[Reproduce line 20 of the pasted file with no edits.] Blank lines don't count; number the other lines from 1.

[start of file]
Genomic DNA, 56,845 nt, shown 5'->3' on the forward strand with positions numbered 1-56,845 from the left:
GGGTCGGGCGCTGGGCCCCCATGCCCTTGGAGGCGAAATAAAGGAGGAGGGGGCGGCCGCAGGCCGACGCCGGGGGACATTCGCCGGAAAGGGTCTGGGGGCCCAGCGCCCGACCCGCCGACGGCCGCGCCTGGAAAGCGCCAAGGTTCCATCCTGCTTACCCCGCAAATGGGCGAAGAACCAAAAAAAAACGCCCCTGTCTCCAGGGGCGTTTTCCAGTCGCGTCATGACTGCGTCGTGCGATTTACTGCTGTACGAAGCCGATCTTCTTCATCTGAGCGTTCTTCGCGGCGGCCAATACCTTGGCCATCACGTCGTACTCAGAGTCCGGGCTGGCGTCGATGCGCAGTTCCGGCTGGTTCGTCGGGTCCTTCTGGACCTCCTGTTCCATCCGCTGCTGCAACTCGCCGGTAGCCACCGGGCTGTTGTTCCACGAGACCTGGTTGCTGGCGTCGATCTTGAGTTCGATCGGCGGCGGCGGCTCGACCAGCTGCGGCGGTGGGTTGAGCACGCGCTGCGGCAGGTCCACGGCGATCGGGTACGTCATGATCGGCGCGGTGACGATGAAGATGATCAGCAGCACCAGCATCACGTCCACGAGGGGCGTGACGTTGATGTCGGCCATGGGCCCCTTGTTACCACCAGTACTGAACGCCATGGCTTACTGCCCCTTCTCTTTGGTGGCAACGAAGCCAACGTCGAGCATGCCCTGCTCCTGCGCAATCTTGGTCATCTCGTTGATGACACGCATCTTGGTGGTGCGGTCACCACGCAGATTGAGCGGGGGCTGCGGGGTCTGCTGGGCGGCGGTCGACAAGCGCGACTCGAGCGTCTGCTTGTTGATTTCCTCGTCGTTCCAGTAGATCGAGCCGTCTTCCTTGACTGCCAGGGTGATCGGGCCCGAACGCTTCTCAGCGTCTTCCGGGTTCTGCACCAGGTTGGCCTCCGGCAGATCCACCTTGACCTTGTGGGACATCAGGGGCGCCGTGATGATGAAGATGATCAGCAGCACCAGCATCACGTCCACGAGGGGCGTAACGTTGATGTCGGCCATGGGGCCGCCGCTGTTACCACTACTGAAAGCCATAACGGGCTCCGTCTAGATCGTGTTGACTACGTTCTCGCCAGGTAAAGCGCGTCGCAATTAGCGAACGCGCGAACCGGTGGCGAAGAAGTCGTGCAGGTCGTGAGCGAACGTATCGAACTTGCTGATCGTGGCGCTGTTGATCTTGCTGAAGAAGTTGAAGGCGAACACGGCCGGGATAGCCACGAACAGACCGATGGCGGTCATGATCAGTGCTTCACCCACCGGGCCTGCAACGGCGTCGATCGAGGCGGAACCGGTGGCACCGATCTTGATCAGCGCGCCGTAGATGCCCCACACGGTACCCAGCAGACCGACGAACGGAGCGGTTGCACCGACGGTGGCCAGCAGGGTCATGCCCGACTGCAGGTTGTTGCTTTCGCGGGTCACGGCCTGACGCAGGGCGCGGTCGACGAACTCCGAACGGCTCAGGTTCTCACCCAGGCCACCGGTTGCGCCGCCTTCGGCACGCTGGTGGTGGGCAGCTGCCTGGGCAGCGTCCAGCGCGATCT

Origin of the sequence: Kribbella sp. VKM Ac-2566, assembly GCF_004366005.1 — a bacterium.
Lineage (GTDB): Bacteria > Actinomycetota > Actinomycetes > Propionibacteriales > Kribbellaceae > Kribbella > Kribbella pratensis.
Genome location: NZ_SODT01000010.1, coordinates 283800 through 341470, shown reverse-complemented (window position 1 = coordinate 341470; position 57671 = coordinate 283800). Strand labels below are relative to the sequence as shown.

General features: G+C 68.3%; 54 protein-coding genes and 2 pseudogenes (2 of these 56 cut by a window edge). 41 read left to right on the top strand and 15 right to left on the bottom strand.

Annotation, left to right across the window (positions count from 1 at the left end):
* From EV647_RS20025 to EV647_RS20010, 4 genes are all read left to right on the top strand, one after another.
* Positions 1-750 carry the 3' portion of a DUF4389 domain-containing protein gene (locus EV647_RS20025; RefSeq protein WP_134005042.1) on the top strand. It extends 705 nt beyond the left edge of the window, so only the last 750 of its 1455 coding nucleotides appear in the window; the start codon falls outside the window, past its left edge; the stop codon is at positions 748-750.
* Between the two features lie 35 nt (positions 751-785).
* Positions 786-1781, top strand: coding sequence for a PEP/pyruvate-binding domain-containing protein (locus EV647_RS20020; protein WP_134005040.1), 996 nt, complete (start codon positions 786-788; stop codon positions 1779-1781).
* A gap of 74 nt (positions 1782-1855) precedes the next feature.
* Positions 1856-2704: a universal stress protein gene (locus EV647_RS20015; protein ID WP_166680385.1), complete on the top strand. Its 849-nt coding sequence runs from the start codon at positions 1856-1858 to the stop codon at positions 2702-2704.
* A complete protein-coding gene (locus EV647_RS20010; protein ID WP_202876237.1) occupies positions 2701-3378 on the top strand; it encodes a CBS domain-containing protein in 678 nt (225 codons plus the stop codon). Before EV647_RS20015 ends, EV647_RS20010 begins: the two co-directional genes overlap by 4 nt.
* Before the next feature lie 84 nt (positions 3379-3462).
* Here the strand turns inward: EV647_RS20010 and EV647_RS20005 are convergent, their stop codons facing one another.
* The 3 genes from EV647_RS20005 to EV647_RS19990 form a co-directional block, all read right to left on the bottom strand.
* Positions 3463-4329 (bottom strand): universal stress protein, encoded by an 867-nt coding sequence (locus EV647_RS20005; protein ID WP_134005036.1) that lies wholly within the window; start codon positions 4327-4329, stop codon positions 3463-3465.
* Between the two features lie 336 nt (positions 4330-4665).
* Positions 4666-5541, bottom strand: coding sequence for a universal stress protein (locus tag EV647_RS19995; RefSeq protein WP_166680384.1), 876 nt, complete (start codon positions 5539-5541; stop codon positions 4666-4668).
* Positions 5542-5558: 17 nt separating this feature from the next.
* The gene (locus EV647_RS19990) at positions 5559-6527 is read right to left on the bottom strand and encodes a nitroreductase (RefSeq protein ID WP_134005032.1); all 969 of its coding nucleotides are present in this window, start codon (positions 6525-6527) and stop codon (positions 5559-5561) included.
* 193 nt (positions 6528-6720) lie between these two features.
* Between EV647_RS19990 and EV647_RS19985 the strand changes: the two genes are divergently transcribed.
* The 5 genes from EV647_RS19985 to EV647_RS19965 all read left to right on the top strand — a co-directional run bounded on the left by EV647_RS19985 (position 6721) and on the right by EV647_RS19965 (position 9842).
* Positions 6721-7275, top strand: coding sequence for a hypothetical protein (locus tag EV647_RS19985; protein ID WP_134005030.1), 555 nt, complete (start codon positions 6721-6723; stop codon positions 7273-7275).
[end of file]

* Positions 4666-5541, bottom strand: coding sequence for a universal stress protein (locus tag EV647_RS19995; RefSeq protein WP_166680384.1), 876 nt, complete (start codon positions 5539-5541; stop codon positions 4666-4668).